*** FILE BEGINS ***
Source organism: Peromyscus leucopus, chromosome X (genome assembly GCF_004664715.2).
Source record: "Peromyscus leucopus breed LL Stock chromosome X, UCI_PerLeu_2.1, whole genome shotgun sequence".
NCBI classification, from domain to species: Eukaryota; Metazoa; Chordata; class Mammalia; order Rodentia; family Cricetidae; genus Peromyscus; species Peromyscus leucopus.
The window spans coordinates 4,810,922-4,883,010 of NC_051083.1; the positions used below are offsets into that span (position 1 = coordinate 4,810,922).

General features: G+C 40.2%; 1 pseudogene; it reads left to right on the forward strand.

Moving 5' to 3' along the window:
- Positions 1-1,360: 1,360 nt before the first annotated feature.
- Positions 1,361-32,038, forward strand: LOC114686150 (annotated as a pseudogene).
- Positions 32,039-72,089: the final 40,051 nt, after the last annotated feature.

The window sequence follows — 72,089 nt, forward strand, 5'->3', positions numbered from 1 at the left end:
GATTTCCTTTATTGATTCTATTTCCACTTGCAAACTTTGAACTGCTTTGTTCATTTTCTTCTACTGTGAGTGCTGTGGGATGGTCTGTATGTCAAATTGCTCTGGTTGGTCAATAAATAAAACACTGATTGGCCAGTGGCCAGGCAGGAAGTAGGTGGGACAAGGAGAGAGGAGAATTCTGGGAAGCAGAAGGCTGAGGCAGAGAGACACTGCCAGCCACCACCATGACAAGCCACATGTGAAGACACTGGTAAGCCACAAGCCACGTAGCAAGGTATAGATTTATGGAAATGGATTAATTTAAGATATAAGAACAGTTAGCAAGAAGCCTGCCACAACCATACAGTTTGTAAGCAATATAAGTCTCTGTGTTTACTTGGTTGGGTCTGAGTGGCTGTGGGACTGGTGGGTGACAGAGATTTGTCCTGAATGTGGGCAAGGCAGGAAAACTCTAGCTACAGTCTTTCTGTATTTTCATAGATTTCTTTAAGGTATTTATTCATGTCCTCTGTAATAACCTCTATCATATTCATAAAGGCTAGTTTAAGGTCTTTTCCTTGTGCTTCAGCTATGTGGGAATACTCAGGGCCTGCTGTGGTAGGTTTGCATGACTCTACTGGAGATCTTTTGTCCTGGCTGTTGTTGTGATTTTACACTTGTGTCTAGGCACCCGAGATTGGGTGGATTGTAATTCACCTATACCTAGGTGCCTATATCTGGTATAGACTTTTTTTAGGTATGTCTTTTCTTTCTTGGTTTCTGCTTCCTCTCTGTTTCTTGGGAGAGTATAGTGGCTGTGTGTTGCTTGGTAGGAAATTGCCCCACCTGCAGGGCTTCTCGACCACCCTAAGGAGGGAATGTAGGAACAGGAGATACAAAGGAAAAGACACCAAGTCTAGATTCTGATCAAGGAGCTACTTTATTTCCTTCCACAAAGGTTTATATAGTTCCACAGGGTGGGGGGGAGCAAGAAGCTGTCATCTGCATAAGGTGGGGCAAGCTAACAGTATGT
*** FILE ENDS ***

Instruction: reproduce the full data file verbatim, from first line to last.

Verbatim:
Source organism: Peromyscus leucopus, chromosome X (genome assembly GCF_004664715.2).
Source record: "Peromyscus leucopus breed LL Stock chromosome X, UCI_PerLeu_2.1, whole genome shotgun sequence".
NCBI classification, from domain to species: Eukaryota; Metazoa; Chordata; class Mammalia; order Rodentia; family Cricetidae; genus Peromyscus; species Peromyscus leucopus.
The window spans coordinates 4,810,922-4,883,010 of NC_051083.1; the positions used below are offsets into that span (position 1 = coordinate 4,810,922).

General features: G+C 40.2%; 1 pseudogene; it reads left to right on the forward strand.

Moving 5' to 3' along the window:
- Positions 1-1,360: 1,360 nt before the first annotated feature.
- Positions 1,361-32,038, forward strand: LOC114686150 (annotated as a pseudogene).
- Positions 32,039-72,089: the final 40,051 nt, after the last annotated feature.

The window sequence follows — 72,089 nt, forward strand, 5'->3', positions numbered from 1 at the left end:
GATTTCCTTTATTGATTCTATTTCCACTTGCAAACTTTGAACTGCTTTGTTCATTTTCTTCTACTGTGAGTGCTGTGGGATGGTCTGTATGTCAAATTGCTCTGGTTGGTCAATAAATAAAACACTGATTGGCCAGTGGCCAGGCAGGAAGTAGGTGGGACAAGGAGAGAGGAGAATTCTGGGAAGCAGAAGGCTGAGGCAGAGAGACACTGCCAGCCACCACCATGACAAGCCACATGTGAAGACACTGGTAAGCCACAAGCCACGTAGCAAGGTATAGATTTATGGAAATGGATTAATTTAAGATATAAGAACAGTTAGCAAGAAGCCTGCCACAACCATACAGTTTGTAAGCAATATAAGTCTCTGTGTTTACTTGGTTGGGTCTGAGTGGCTGTGGGACTGGTGGGTGACAGAGATTTGTCCTGAATGTGGGCAAGGCAGGAAAACTCTAGCTACAGTCTTTCTGTATTTTCATAGATTTCTTTAAGGTATTTATTCATGTCCTCTGTAATAACCTCTATCATATTCATAAAGGCTAGTTTAAGGTCTTTTCCTTGTGCTTCAGCTATGTGGGAATACTCAGGGCCTGCTGTGGTAGGTTTGCATGACTCTACTGGAGATCTTTTGTCCTGGCTGTTGTTGTGATTTTACACTTGTGTCTAGGCACCCGAGATTGGGTGGATTGTAATTCACCTATACCTAGGTGCCTATATCTGGTATAGACTTTTTTTAGGTATGTCTTTTCTTTCTTGGTTTCTGCTTCCTCTCTGTTTCTTGGGAGAGTATAGTGGCTGTGTGTTGCTTGGTAGGAAATTGCCCCACCTGCAGGGCTTCTCGACCACCCTAAGGAGGGAATGTAGGAACAGGAGATACAAAGGAAAAGACACCAAGTCTAGATTCTGATCAAGGAGCTACTTTATTTCCTTCCACAAAGGTTTATATAGTTCCACAGGGTGGGGGGGAGCAAGAAGCTGTCATCTGCATAAGGTGGGGCAAGCTAACAGTATGT